Likewise, one of the reasons it’s so hard to have a rational conversation about a person seeking help to end their life is that we all have a tendency to want to impose our ideas and our preferences on the actions and decisions of others. Do any of us have the right to second-guess another person’s decision about something as intimate as whether to continue living or not? And yet second-guessing is what we all do.

This brings us to Guzaarish (which in English means “request”). Ethan Mascarenhas (played by Hrithik) is a former magician paralyzed from the neck down as a result of a stage accident. He’s made a new career for himself as a motivational disc jockey, encouraging his listeners not to give up hope. It doesn’t matter your situation, he tells them, live life to the fullest and live life joyously. Indeed, Ethan is a very humanistic character. But on the fourteenth anniversary of his accident, when he calls his lawyer and friend Devyani to request her assistance in obtaining the right to commit suicide, his message comes into question. After a judge rejects Ethan’s petition, Devyani urges him to garner public support through his radio show. His campaign, which he dubs “Project Euthanasia,” becomes a big story. People are shocked and everyone in the country thinks they have the right to weigh in on whether Ethan should be allowed to die or not.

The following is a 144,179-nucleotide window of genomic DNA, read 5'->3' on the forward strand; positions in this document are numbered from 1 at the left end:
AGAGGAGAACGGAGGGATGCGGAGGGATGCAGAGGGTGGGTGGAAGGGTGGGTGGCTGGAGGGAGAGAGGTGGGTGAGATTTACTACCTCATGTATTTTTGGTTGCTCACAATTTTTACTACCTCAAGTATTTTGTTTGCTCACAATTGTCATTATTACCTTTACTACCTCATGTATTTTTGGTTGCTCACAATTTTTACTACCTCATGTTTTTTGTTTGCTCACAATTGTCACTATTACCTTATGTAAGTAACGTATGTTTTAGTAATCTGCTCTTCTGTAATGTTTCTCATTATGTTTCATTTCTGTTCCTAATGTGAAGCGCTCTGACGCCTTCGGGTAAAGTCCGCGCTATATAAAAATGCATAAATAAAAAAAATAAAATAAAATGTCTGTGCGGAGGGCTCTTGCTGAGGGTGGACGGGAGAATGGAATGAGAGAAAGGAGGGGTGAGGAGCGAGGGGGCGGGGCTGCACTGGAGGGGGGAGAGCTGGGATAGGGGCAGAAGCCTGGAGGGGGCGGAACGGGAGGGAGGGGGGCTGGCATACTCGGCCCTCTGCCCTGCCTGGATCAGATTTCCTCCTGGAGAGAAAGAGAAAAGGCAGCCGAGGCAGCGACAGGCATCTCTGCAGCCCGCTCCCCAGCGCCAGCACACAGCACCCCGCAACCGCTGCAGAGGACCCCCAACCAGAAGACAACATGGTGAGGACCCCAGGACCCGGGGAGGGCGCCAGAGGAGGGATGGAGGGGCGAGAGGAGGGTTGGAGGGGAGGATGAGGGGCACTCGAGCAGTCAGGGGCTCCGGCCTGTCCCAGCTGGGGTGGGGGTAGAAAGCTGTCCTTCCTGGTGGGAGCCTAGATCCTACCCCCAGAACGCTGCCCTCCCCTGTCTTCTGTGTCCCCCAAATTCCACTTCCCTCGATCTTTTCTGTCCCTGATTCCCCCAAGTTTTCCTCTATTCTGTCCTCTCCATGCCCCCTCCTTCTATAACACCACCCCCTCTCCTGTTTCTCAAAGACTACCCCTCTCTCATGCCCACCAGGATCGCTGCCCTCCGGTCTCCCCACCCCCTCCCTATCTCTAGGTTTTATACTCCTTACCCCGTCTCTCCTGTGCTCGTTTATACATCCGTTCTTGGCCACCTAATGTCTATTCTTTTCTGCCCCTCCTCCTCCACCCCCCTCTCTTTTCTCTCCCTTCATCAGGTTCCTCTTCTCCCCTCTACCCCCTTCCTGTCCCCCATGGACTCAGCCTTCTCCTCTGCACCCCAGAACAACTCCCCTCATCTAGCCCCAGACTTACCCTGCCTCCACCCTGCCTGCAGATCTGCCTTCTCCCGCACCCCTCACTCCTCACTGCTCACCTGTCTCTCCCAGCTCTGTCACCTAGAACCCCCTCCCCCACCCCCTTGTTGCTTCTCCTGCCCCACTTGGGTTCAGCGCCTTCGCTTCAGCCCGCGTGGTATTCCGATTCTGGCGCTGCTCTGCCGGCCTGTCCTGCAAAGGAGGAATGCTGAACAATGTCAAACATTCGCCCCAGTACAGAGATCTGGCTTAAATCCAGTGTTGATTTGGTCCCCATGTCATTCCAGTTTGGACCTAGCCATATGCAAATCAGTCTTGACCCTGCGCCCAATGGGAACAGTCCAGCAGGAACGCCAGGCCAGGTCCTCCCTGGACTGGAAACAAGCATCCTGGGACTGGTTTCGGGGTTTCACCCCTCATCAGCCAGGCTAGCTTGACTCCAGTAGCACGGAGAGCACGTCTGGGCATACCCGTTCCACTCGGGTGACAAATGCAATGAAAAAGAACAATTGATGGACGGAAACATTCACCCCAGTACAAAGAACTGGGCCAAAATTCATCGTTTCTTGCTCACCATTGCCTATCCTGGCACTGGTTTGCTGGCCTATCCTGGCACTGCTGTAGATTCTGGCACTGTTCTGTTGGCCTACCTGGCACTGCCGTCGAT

Why would a man who’s so outwardly optimistic and happy, despite his condition, want to end his life? Wanting to die is a betrayal of what Ethan represents for millions of people. And yet, he wants to die and because he’s incapable of killing himself, he has to be granted permission to have someone help him. He wants to die badly enough to fight a court battle to win that right.